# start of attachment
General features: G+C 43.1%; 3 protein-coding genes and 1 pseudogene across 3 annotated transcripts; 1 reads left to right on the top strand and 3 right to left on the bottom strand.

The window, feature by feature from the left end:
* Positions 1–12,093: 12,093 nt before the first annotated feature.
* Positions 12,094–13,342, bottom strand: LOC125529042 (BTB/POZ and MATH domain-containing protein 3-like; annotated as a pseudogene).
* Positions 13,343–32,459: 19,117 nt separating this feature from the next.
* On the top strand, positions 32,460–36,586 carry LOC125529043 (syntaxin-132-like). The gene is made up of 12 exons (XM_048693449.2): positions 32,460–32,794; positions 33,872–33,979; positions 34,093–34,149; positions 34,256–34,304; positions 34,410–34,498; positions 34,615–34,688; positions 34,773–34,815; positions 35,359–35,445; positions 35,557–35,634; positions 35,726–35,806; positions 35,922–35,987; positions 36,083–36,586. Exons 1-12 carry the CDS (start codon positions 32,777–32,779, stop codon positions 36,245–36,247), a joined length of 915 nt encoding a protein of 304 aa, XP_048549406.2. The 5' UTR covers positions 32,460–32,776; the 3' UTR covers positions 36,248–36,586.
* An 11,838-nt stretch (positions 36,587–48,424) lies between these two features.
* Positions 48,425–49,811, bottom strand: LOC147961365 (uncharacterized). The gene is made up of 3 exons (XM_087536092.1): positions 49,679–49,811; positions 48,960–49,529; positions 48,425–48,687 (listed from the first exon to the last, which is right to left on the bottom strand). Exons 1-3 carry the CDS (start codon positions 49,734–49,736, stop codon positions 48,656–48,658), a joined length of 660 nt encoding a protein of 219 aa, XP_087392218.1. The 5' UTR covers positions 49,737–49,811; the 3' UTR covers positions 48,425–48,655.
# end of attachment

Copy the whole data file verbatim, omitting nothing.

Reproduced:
General features: G+C 43.1%; 3 protein-coding genes and 1 pseudogene across 3 annotated transcripts; 1 reads left to right on the top strand and 3 right to left on the bottom strand.

The window, feature by feature from the left end:
* Positions 1–12,093: 12,093 nt before the first annotated feature.
* Positions 12,094–13,342, bottom strand: LOC125529042 (BTB/POZ and MATH domain-containing protein 3-like; annotated as a pseudogene).
* Positions 13,343–32,459: 19,117 nt separating this feature from the next.
* On the top strand, positions 32,460–36,586 carry LOC125529043 (syntaxin-132-like). The gene is made up of 12 exons (XM_048693449.2): positions 32,460–32,794; positions 33,872–33,979; positions 34,093–34,149; positions 34,256–34,304; positions 34,410–34,498; positions 34,615–34,688; positions 34,773–34,815; positions 35,359–35,445; positions 35,557–35,634; positions 35,726–35,806; positions 35,922–35,987; positions 36,083–36,586. Exons 1-12 carry the CDS (start codon positions 32,777–32,779, stop codon positions 36,245–36,247), a joined length of 915 nt encoding a protein of 304 aa, XP_048549406.2. The 5' UTR covers positions 32,460–32,776; the 3' UTR covers positions 36,248–36,586.
* An 11,838-nt stretch (positions 36,587–48,424) lies between these two features.
* Positions 48,425–49,811, bottom strand: LOC147961365 (uncharacterized). The gene is made up of 3 exons (XM_087536092.1): positions 49,679–49,811; positions 48,960–49,529; positions 48,425–48,687 (listed from the first exon to the last, which is right to left on the bottom strand). Exons 1-3 carry the CDS (start codon positions 49,734–49,736, stop codon positions 48,656–48,658), a joined length of 660 nt encoding a protein of 219 aa, XP_087392218.1. The 5' UTR covers positions 49,737–49,811; the 3' UTR covers positions 48,425–48,655.